Stricter Regulation in Spain and France

Both Spain and France are planning stricter regulation of their gambling industries. It could see more protection of customers and restrictions on bonuses offered by bookmakers.

In Spain, the Senate has voted to approve reform of the Gambling Law passed in 2011. The changes made would “improve controls on sports manipulations, betting fraud and expand protections for problem gamblers.”

The main proposal will see DGOJ (the Spanish gambling regulator) operate a “Global Betting Market Research Service (SIGMA). This will be a database that is centrally controlled and will list those who are involved in “illicit gambling activities or betting/gambling related frauds.” Information gathered will be made available to entities that are “interested in eradicating fraud and manipulation of sports.”

Also endorsed by the Senate vote were a number of new customer safeguards. It will also include advertising rules that had been proposed by the Ministry of Consumer Affairs. Operators will need to ensure that any advertisements are “socially responsible” This comes on top of rules that only allow gambling advertisements to be broadcast on TV and radio networks between 1am and 5am.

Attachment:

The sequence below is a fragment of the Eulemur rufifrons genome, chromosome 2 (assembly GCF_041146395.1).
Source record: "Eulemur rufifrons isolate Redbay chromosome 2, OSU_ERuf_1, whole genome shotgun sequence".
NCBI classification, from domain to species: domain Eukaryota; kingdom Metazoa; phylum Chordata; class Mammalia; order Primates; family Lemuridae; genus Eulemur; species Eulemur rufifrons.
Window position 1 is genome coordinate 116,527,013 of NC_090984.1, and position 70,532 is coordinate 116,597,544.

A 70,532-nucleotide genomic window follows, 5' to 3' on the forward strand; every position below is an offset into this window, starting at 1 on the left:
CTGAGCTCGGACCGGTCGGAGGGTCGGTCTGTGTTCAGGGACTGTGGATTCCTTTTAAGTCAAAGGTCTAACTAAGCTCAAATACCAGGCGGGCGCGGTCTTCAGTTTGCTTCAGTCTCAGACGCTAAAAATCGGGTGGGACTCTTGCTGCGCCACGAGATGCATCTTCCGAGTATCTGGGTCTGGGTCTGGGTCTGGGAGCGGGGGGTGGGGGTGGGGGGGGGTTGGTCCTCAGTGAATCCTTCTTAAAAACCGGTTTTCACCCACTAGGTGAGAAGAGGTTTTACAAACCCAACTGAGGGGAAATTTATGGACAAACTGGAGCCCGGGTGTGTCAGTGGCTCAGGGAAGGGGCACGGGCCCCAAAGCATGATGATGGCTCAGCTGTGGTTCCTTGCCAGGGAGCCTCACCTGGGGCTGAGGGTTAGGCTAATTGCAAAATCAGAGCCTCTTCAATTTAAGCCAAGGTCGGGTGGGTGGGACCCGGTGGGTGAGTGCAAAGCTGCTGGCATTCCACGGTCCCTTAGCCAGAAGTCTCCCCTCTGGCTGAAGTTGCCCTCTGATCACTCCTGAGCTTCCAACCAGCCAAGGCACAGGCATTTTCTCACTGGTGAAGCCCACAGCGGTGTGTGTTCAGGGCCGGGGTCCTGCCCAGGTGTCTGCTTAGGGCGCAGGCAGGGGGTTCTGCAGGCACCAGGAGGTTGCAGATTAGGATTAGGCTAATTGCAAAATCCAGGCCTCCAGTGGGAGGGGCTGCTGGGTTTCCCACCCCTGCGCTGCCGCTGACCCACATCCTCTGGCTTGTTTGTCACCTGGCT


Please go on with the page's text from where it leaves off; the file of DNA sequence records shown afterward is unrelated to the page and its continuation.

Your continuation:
Online sites need to provide information on safer gambling. This includes details of gambling support helplines and customer care and control tools. There will also be a requirement for customers to set limits on the time they play and the amount they spend when playing casino games and slots. These won’t be able to be changed within a 24 hour period.

In France, action is being taken against the bonuses that are offered by gambling companies. The French regulatory body ANJ has called for a €100 limit to be set on welcome bonuses.

The ANJ has sent out a number of binding guidelines and non-binding “recommendations” to gambling companies These cover the issue of bonuses which are offered to existing customers and as welcome offers to those who decide to join a site.

The recommendations call for operators to ensure that there are not commercial offers made to those who have been identified as having gambling problems. There should also be “particular vigilance” exercised towards those who have “recently benefited from a self-exclusion measure or a gambling ban.”

They also believe that the number of bonuses offered and the size of them should be “reasonable.” The ANJ also has concerns over descriptions of bonus offers that can be misleading and not sufficiently transparent.

Bonus offers should include details about any time-limits that exist and if a bet is required to be placed to receive the bonus. Details about withdrawable cash or “credits” should also be fully explained.